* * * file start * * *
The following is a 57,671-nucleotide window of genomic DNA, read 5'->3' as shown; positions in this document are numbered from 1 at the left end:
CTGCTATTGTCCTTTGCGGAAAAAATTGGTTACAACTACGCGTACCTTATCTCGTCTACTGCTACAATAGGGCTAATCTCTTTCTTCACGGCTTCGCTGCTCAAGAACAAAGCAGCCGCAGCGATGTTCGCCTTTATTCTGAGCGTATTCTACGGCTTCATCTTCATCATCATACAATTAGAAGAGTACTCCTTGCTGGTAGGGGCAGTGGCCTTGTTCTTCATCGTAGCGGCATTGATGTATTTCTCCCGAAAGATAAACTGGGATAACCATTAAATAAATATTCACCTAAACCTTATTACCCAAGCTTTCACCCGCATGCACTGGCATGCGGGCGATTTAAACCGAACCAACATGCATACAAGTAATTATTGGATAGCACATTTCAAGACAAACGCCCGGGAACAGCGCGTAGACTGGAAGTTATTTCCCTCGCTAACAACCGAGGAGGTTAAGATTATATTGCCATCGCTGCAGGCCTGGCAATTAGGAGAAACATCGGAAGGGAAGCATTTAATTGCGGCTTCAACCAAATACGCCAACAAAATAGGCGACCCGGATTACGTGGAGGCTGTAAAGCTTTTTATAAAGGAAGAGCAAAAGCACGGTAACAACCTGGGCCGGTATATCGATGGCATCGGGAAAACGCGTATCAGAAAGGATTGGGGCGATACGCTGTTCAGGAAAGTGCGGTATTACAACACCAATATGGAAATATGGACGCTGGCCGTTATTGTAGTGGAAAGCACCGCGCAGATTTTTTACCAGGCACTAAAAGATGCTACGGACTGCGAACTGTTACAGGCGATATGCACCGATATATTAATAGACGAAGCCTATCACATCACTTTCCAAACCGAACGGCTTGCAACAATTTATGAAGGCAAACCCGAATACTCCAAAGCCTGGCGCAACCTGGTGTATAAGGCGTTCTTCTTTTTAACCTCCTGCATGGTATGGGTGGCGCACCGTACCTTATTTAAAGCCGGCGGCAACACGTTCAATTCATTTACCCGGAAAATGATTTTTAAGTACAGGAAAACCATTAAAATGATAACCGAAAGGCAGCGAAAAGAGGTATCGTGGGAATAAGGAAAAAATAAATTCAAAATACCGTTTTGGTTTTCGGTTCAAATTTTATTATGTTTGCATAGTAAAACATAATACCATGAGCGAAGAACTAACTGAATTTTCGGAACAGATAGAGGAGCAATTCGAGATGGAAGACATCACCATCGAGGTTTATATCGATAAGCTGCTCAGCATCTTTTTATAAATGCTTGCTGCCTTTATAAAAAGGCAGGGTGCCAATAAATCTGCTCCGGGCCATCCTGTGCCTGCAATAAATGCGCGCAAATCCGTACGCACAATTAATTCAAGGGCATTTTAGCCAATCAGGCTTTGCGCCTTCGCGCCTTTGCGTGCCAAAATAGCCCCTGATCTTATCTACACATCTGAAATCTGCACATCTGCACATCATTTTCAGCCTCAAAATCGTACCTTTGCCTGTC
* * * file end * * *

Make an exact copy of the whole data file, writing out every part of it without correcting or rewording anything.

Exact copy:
The following is a 57,671-nucleotide window of genomic DNA, read 5'->3' as shown; positions in this document are numbered from 1 at the left end:
CTGCTATTGTCCTTTGCGGAAAAAATTGGTTACAACTACGCGTACCTTATCTCGTCTACTGCTACAATAGGGCTAATCTCTTTCTTCACGGCTTCGCTGCTCAAGAACAAAGCAGCCGCAGCGATGTTCGCCTTTATTCTGAGCGTATTCTACGGCTTCATCTTCATCATCATACAATTAGAAGAGTACTCCTTGCTGGTAGGGGCAGTGGCCTTGTTCTTCATCGTAGCGGCATTGATGTATTTCTCCCGAAAGATAAACTGGGATAACCATTAAATAAATATTCACCTAAACCTTATTACCCAAGCTTTCACCCGCATGCACTGGCATGCGGGCGATTTAAACCGAACCAACATGCATACAAGTAATTATTGGATAGCACATTTCAAGACAAACGCCCGGGAACAGCGCGTAGACTGGAAGTTATTTCCCTCGCTAACAACCGAGGAGGTTAAGATTATATTGCCATCGCTGCAGGCCTGGCAATTAGGAGAAACATCGGAAGGGAAGCATTTAATTGCGGCTTCAACCAAATACGCCAACAAAATAGGCGACCCGGATTACGTGGAGGCTGTAAAGCTTTTTATAAAGGAAGAGCAAAAGCACGGTAACAACCTGGGCCGGTATATCGATGGCATCGGGAAAACGCGTATCAGAAAGGATTGGGGCGATACGCTGTTCAGGAAAGTGCGGTATTACAACACCAATATGGAAATATGGACGCTGGCCGTTATTGTAGTGGAAAGCACCGCGCAGATTTTTTACCAGGCACTAAAAGATGCTACGGACTGCGAACTGTTACAGGCGATATGCACCGATATATTAATAGACGAAGCCTATCACATCACTTTCCAAACCGAACGGCTTGCAACAATTTATGAAGGCAAACCCGAATACTCCAAAGCCTGGCGCAACCTGGTGTATAAGGCGTTCTTCTTTTTAACCTCCTGCATGGTATGGGTGGCGCACCGTACCTTATTTAAAGCCGGCGGCAACACGTTCAATTCATTTACCCGGAAAATGATTTTTAAGTACAGGAAAACCATTAAAATGATAACCGAAAGGCAGCGAAAAGAGGTATCGTGGGAATAAGGAAAAAATAAATTCAAAATACCGTTTTGGTTTTCGGTTCAAATTTTATTATGTTTGCATAGTAAAACATAATACCATGAGCGAAGAACTAACTGAATTTTCGGAACAGATAGAGGAGCAATTCGAGATGGAAGACATCACCATCGAGGTTTATATCGATAAGCTGCTCAGCATCTTTTTATAAATGCTTGCTGCCTTTATAAAAAGGCAGGGTGCCAATAAATCTGCTCCGGGCCATCCTGTGCCTGCAATAAATGCGCGCAAATCCGTACGCACAATTAATTCAAGGGCATTTTAGCCAATCAGGCTTTGCGCCTTCGCGCCTTTGCGTGCCAAAATAGCCCCTGATCTTATCTACACATCTGAAATCTGCACATCTGCACATCATTTTCAGCCTCAAAATCGTACCTTTGCCTGTC